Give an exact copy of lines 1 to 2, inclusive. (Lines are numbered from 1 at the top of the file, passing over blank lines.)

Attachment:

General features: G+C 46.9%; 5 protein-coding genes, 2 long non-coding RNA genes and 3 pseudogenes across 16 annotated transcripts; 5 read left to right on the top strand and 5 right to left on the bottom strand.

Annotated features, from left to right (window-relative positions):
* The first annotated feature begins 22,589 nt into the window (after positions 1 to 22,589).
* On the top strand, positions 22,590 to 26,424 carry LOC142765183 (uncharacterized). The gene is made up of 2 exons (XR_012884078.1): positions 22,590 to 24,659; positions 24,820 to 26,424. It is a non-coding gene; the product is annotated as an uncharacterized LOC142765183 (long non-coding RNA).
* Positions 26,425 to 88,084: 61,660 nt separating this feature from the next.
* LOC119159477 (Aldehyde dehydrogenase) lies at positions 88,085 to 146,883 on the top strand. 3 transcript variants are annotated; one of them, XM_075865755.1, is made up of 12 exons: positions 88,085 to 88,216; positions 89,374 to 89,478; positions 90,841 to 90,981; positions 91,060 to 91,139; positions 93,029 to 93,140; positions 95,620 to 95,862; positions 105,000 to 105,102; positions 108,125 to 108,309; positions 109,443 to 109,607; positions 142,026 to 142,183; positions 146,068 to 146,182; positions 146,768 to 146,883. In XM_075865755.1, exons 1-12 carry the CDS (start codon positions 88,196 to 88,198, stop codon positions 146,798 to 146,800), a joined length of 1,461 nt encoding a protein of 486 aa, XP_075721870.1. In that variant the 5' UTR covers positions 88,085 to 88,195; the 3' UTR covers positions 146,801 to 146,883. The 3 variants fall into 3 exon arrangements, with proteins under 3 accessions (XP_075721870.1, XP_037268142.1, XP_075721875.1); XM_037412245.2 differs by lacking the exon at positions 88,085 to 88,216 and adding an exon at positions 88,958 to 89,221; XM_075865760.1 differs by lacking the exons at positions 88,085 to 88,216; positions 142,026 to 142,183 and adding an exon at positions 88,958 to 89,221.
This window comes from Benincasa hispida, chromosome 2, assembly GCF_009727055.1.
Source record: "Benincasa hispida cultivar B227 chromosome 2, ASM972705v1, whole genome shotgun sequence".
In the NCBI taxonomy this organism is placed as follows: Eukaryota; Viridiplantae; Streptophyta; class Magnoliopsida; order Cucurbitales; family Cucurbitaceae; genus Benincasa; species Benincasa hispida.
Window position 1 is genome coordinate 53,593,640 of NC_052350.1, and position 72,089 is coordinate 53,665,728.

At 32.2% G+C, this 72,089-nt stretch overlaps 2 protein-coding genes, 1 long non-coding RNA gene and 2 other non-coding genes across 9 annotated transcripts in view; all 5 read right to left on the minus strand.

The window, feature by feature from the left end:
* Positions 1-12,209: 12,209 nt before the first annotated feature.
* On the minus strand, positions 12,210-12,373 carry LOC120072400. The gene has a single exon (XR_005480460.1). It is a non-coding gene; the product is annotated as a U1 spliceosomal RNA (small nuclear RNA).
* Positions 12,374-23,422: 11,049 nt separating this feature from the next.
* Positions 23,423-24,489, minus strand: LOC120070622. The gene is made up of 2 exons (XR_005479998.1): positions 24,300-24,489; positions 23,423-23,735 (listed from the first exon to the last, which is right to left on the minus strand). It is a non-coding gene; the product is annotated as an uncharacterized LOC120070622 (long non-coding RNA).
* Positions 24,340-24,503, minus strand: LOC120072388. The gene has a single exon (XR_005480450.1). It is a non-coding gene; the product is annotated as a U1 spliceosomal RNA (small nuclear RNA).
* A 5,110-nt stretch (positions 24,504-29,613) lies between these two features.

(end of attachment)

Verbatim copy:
General features: G+C 46.9%; 5 protein-coding genes, 2 long non-coding RNA genes and 3 pseudogenes across 16 annotated transcripts; 5 read left to right on the top strand and 5 right to left on the bottom strand.

Annotated features, from left to right (window-relative positions):